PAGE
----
Captain’s Blog – February 2024 Flying in the shadow of the border wall

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Captain’s Blog – February 2024 Flying in the shadow of the border wall

Date: 02/08/2024     Category: Captain's Blog    

Captain’s Log Starship 1XE, Day 8 in the month February, Earth Calendar year 2024.

Jaguars in Arizona? We told you so! After years of searching for the elusive jaguar and working to protect its habitat connectivity between northern Mexico and southern Arizona, we now have proof that jaguars indeed travel to southeastern Arizona’s remote and rugged Santa Ritas, Chiricahua, and Huachuca island mountain ranges. The jaguar was placed back on the endangered species list in 1997 after being previously delisted in 1980 in blatant disregard of the Endangered Species Act. The US Fish and Wildlife Service has designated about 750,000 acres of critical protected habitat for jaguars along the border in southern Arizona and New Mexico.

On a recent flight out of Tucson, Arizona, loaded up with scientists, mining experts, and the press, we flew southeast looking at the Rosemont Mine in the Santa Rita Mountains and massive Copper World Mining Complex proposal (which would include four open pits and three tailings dumps on 4,500 acres of private land in the project’s first phase alone!), then continuing south to the Patagonia Mountains, threatened by the Hermosa Mine. Seeing this desert from above juxtaposes critical wildlife habitat with the huge copper mines, including Rosemont, and other massive mining complexes farther north like the San Manuel Mine, Gunnison Copper Project, and Johnson Camp copper mine. One side of the mountain looks like an industrial site while the other is verdant forest. The concerns are the mines’ impact on the environment and creating a barrier to wildlife corridors between Mexico and Arizona.

On that same flight, we ventured south to the US-Mexico border, where we surveyed and took images of ongoing and increasing road construction at the infamous border wall. The wall obviously creates another great impediment for wildlife.

These flights skirt all kinds of restricted airspace and of course, there are the concerns of the border. While flying low and slow keeps you ‘under the radar’ in most instances, the border is a different story. Constant communication is necessary and clearances sometimes need to be obtained so you don’t get shot down. Despite what you might read in the news, Homeland Security takes the border very seriously, at least on the airspace side of things.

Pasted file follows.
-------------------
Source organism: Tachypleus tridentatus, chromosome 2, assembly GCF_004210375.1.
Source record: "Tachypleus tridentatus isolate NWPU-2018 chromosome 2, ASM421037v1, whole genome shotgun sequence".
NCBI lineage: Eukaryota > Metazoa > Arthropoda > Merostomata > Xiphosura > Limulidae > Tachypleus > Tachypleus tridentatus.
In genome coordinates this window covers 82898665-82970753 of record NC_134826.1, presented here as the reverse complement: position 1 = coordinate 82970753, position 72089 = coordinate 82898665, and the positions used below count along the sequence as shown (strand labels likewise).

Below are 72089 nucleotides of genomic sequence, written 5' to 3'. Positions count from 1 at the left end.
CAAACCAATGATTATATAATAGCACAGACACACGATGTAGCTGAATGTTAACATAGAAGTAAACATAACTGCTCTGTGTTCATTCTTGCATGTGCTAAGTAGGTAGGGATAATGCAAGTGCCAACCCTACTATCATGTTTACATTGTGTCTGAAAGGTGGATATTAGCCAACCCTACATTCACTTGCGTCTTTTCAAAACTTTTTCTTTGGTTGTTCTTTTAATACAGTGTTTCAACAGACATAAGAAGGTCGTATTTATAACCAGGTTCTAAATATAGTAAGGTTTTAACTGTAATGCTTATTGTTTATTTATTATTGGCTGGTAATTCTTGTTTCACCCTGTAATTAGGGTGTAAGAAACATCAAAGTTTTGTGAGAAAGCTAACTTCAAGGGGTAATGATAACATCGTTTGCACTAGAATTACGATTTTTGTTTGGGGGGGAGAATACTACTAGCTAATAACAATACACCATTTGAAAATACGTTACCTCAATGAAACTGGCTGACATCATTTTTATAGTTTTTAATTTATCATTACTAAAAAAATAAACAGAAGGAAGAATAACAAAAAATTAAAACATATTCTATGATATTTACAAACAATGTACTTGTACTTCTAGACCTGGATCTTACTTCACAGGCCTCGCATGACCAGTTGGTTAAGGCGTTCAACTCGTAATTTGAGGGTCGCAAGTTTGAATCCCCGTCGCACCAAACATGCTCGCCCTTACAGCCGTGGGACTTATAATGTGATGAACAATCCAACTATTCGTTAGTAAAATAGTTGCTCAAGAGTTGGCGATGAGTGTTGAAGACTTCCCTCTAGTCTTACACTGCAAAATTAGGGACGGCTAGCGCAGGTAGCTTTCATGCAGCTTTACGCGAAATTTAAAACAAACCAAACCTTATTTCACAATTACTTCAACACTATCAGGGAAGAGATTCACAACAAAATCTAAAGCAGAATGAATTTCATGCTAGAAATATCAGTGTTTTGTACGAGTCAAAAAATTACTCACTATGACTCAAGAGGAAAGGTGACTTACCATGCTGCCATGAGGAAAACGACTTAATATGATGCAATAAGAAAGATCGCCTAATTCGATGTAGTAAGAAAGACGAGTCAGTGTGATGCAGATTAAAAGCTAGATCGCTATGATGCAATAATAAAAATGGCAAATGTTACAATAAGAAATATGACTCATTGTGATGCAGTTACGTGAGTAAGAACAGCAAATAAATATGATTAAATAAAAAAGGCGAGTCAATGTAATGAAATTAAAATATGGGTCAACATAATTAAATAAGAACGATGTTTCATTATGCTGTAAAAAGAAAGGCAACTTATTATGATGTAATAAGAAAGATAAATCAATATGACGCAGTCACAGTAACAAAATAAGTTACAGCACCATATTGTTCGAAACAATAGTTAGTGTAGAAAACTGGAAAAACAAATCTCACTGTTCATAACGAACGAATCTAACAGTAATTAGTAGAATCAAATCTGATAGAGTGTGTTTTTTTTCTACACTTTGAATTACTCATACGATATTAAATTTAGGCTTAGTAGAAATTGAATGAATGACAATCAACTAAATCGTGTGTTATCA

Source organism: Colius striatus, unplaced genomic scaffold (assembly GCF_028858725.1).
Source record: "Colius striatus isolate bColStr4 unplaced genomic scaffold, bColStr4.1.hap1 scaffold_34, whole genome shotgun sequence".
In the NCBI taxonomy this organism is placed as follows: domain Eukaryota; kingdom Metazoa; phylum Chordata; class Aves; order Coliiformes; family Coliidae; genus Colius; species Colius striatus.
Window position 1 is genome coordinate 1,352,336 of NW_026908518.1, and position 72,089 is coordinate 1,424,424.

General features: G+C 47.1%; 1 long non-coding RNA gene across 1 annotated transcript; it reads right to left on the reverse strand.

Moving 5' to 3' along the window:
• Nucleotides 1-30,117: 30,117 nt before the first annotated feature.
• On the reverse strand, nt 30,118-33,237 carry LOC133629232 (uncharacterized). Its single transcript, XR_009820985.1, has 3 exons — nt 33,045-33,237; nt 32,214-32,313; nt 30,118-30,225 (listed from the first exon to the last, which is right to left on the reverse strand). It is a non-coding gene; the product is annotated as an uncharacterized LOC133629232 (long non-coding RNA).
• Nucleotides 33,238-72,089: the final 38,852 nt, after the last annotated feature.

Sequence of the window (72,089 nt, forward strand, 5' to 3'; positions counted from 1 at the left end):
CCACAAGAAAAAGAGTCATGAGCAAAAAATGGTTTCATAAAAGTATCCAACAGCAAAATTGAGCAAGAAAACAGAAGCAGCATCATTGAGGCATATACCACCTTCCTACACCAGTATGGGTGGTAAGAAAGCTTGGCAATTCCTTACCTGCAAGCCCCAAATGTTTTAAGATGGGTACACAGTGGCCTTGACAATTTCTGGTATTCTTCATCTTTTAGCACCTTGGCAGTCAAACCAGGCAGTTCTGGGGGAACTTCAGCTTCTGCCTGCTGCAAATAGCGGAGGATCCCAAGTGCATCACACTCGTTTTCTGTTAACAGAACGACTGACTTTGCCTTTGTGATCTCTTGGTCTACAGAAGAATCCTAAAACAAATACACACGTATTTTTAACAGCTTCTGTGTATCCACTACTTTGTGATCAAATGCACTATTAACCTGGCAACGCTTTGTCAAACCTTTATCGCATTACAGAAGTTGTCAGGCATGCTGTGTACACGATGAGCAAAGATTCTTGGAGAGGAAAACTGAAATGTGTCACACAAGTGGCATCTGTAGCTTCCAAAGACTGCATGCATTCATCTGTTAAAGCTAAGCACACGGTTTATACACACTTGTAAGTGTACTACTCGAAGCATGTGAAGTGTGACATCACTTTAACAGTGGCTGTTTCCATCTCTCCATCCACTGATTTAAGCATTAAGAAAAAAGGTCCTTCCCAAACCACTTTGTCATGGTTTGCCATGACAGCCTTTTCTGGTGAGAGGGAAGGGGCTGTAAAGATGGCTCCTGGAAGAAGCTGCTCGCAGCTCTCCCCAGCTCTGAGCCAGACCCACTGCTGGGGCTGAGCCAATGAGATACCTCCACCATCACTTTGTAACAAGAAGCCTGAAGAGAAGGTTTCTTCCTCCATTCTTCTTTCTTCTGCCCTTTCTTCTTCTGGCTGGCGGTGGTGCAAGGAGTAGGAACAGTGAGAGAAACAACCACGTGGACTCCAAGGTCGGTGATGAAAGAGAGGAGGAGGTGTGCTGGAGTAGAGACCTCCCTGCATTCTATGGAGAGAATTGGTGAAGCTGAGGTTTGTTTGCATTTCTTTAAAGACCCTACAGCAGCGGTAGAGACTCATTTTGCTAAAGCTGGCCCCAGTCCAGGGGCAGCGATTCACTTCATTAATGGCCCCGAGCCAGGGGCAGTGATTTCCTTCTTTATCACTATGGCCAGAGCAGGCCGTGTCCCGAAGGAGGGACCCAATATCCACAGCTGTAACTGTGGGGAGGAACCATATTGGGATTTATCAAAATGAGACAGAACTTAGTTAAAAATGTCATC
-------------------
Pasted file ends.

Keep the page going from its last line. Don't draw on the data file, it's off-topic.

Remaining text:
Mining issues have always been a focus for EcoFlight because, quite frankly, the aerial perspective is one of the only ways to see what is actually going on in the mines in Tucson and countless others across the West, hiding in plain sight. Behind a chain link fence, with no access to the public, lie deep mines that span for miles and often infringe on spectacular and fragile Wilderness. The mind-blowing scale and depth of these operations is astonishing to our passengers, especially as we fly deep down into open-pit mines, some of which are almost a mile deep. From above, environmental degradation becomes clear when you see issues like a holding pond leaking, fragile earthen walls holding back tons of toxic waste, or so much dust pollution that it is impossible to see down into the pit itself.

In an age of more environmental awareness, the Mining Law of 1872 still remains king, and despite years and years of advocacy, it has been relatively unaltered – a century and a half of allowing irresponsible, but still legal, mining. A law that trumps all other land uses and in this case endangers the endangered jaguars. It is a worthy challenge for conservation aviation to reveal some of the most dramatic effects of irresponsible mining and advocate for clean-up and change.

As I say with almost all resource extractive industries like mining and oil and gas, we’re not against these activities, but they can and must be done responsibly and in many places they should not be done at all. 

Bruce Gordon